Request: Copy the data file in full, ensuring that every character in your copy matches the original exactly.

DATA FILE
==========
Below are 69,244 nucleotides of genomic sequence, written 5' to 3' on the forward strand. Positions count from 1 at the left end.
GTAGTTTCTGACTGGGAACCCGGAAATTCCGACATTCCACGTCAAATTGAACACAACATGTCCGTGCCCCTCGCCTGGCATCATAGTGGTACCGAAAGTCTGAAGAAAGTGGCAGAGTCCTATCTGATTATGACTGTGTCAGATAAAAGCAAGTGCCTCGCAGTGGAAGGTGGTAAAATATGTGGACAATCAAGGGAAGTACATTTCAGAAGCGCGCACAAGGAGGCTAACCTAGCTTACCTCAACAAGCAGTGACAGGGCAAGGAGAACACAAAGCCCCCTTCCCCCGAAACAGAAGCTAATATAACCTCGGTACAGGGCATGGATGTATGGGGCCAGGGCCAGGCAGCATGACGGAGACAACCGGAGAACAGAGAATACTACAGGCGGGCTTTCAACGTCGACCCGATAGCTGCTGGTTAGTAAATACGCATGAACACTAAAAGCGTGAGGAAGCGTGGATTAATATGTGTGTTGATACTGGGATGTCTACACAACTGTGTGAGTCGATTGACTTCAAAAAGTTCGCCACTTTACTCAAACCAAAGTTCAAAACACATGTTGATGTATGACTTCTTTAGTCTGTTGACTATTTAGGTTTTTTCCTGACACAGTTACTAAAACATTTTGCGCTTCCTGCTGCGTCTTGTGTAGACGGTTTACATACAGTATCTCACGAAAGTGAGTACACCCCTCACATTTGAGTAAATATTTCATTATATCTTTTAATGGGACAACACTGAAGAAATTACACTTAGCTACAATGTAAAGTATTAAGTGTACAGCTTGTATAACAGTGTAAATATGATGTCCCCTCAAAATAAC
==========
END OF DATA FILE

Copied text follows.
Below are 69,244 nucleotides of genomic sequence, written 5' to 3' on the forward strand. Positions count from 1 at the left end.
GTAGTTTCTGACTGGGAACCCGGAAATTCCGACATTCCACGTCAAATTGAACACAACATGTCCGTGCCCCTCGCCTGGCATCATAGTGGTACCGAAAGTCTGAAGAAAGTGGCAGAGTCCTATCTGATTATGACTGTGTCAGATAAAAGCAAGTGCCTCGCAGTGGAAGGTGGTAAAATATGTGGACAATCAAGGGAAGTACATTTCAGAAGCGCGCACAAGGAGGCTAACCTAGCTTACCTCAACAAGCAGTGACAGGGCAAGGAGAACACAAAGCCCCCTTCCCCCGAAACAGAAGCTAATATAACCTCGGTACAGGGCATGGATGTATGGGGCCAGGGCCAGGCAGCATGACGGAGACAACCGGAGAACAGAGAATACTACAGGCGGGCTTTCAACGTCGACCCGATAGCTGCTGGTTAGTAAATACGCATGAACACTAAAAGCGTGAGGAAGCGTGGATTAATATGTGTGTTGATACTGGGATGTCTACACAACTGTGTGAGTCGATTGACTTCAAAAAGTTCGCCACTTTACTCAAACCAAAGTTCAAAACACATGTTGATGTATGACTTCTTTAGTCTGTTGACTATTTAGGTTTTTTCCTGACACAGTTACTAAAACATTTTGCGCTTCCTGCTGCGTCTTGTGTAGACGGTTTACATACAGTATCTCACGAAAGTGAGTACACCCCTCACATTTGAGTAAATATTTCATTATATCTTTTAATGGGACAACACTGAAGAAATTACACTTAGCTACAATGTAAAGTATTAAGTGTACAGCTTGTATAACAGTGTAAATATGATGTCCCCTCAAAATAAC